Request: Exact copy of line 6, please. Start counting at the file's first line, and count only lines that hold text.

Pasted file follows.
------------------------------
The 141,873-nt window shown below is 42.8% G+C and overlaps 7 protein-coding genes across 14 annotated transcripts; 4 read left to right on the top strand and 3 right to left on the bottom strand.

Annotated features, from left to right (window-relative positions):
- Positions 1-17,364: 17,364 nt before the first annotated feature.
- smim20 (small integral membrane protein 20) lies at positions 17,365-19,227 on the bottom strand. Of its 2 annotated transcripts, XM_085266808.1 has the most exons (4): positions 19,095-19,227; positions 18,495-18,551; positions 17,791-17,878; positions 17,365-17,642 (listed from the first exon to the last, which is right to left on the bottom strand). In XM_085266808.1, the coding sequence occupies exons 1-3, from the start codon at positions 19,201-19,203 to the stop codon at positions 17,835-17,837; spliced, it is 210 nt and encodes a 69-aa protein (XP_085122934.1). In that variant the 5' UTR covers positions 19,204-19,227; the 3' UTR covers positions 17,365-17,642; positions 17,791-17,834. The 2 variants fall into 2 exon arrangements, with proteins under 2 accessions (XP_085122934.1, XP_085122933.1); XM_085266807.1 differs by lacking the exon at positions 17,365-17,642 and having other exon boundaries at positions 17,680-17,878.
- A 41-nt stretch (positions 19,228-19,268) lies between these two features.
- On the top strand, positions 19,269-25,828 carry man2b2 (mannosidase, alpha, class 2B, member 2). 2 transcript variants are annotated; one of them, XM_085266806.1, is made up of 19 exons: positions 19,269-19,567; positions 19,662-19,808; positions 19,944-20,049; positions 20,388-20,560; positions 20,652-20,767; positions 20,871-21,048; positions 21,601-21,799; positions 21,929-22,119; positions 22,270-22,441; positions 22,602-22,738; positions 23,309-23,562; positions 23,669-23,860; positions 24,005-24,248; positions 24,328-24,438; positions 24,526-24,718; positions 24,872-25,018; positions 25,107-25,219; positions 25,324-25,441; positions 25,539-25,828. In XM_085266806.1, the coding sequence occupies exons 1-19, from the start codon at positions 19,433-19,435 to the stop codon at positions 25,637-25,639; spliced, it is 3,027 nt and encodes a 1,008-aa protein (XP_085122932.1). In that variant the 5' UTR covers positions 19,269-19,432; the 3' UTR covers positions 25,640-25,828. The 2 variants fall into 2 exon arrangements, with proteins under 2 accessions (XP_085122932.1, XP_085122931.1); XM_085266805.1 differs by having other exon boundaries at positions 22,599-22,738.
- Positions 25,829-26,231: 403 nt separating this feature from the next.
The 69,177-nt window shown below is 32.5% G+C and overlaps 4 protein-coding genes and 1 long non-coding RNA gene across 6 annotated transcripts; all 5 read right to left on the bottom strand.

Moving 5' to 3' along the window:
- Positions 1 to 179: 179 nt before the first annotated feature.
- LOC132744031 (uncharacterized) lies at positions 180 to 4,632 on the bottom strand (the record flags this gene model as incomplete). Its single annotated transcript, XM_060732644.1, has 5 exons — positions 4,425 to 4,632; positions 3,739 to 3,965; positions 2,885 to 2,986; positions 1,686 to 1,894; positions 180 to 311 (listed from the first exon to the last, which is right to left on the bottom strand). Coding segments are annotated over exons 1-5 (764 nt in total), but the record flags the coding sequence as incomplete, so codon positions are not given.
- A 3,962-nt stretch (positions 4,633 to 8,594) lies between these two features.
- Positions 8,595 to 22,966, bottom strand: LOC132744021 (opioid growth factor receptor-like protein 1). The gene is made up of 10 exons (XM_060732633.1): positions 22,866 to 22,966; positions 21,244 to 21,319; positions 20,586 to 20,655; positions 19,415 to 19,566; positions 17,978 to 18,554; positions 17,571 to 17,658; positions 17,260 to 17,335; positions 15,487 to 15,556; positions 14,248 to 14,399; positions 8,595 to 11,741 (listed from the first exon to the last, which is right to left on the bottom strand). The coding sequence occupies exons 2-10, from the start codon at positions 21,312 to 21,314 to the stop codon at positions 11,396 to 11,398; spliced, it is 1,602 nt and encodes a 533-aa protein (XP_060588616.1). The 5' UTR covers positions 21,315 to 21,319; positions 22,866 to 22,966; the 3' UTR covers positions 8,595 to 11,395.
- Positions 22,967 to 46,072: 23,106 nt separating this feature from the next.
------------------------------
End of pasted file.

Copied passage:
- On the top strand, positions 19,269-25,828 carry man2b2 (mannosidase, alpha, class 2B, member 2). 2 transcript variants are annotated; one of them, XM_085266806.1, is made up of 19 exons: positions 19,269-19,567; positions 19,662-19,808; positions 19,944-20,049; positions 20,388-20,560; positions 20,652-20,767; positions 20,871-21,048; positions 21,601-21,799; positions 21,929-22,119; positions 22,270-22,441; positions 22,602-22,738; positions 23,309-23,562; positions 23,669-23,860; positions 24,005-24,248; positions 24,328-24,438; positions 24,526-24,718; positions 24,872-25,018; positions 25,107-25,219; positions 25,324-25,441; positions 25,539-25,828. In XM_085266806.1, the coding sequence occupies exons 1-19, from the start codon at positions 19,433-19,435 to the stop codon at positions 25,637-25,639; spliced, it is 3,027 nt and encodes a 1,008-aa protein (XP_085122932.1). In that variant the 5' UTR covers positions 19,269-19,432; the 3' UTR covers positions 25,640-25,828. The 2 variants fall into 2 exon arrangements, with proteins under 2 accessions (XP_085122932.1, XP_085122931.1); XM_085266805.1 differs by having other exon boundaries at positions 22,599-22,738.